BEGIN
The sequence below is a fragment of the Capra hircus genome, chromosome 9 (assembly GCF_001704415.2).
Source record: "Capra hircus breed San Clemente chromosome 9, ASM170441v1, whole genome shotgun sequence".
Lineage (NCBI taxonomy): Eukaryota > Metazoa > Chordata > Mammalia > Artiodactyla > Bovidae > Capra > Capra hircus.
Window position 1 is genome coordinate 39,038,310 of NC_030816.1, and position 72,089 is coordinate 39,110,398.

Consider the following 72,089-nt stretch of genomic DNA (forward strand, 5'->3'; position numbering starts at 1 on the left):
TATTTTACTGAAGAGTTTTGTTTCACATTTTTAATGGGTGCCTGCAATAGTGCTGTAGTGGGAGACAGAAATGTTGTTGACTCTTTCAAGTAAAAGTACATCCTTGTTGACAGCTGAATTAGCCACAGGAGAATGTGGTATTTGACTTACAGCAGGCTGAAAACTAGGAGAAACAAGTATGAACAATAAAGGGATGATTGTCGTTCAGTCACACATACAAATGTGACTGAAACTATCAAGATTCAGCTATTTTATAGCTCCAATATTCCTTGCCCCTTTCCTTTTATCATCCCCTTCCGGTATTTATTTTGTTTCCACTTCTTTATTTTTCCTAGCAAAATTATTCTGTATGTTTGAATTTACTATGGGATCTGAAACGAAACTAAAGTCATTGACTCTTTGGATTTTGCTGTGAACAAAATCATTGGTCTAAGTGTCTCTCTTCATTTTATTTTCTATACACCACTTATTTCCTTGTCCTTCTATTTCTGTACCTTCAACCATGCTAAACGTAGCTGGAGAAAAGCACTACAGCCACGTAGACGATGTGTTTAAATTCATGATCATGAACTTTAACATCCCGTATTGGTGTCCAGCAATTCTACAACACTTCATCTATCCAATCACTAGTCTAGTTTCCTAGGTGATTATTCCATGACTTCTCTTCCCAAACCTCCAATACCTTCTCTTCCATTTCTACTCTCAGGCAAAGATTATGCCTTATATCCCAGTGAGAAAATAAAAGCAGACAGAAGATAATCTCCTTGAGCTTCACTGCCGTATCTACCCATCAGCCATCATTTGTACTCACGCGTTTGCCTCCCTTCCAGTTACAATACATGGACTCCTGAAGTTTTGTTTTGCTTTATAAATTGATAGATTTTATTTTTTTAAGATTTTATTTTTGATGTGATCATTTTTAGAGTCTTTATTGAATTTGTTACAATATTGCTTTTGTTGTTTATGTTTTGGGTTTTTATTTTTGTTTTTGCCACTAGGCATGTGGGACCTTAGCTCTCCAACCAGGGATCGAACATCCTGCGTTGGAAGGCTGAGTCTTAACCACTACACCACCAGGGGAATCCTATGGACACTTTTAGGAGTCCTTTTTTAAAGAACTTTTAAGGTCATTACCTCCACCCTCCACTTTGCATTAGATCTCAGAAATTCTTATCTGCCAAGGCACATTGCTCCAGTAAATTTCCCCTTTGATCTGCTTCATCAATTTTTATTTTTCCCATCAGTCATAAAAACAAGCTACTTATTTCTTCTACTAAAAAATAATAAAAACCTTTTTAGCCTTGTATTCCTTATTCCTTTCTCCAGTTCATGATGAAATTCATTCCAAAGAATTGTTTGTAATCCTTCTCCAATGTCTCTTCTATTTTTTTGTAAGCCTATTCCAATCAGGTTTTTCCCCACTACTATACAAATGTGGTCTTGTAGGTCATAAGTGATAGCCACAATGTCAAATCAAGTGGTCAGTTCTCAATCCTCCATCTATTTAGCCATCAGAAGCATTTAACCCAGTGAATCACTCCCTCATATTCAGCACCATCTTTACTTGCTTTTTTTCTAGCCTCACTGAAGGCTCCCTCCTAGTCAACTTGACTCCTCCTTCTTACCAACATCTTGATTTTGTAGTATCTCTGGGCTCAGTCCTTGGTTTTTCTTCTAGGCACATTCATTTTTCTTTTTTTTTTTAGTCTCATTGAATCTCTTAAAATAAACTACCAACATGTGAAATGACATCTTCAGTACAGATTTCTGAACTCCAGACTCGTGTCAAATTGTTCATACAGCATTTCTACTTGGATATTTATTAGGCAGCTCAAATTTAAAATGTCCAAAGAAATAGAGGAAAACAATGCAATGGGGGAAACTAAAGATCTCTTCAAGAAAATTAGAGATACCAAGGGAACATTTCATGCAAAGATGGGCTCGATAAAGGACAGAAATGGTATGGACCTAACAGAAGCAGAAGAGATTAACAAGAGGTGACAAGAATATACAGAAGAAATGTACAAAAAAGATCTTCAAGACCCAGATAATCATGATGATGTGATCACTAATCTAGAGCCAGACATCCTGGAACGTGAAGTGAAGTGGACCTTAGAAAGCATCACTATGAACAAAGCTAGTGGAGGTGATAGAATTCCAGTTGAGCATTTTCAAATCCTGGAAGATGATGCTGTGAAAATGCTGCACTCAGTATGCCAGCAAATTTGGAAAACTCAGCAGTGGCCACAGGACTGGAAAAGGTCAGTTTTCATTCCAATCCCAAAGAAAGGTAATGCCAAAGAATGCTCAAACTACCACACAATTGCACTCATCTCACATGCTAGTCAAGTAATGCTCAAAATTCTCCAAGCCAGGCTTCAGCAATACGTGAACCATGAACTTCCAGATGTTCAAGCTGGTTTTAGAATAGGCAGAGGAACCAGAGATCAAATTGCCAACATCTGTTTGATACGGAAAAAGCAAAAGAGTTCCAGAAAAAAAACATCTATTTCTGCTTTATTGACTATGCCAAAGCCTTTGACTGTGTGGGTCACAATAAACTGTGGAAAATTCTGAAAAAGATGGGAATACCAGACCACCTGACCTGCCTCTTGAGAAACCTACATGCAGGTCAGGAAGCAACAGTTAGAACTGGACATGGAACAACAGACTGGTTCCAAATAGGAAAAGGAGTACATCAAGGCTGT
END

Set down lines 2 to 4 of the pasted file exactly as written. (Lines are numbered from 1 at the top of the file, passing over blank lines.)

Source record: "Capra hircus breed San Clemente chromosome 9, ASM170441v1, whole genome shotgun sequence".
Lineage (NCBI taxonomy): Eukaryota > Metazoa > Chordata > Mammalia > Artiodactyla > Bovidae > Capra > Capra hircus.
Window position 1 is genome coordinate 39,038,310 of NC_030816.1, and position 72,089 is coordinate 39,110,398.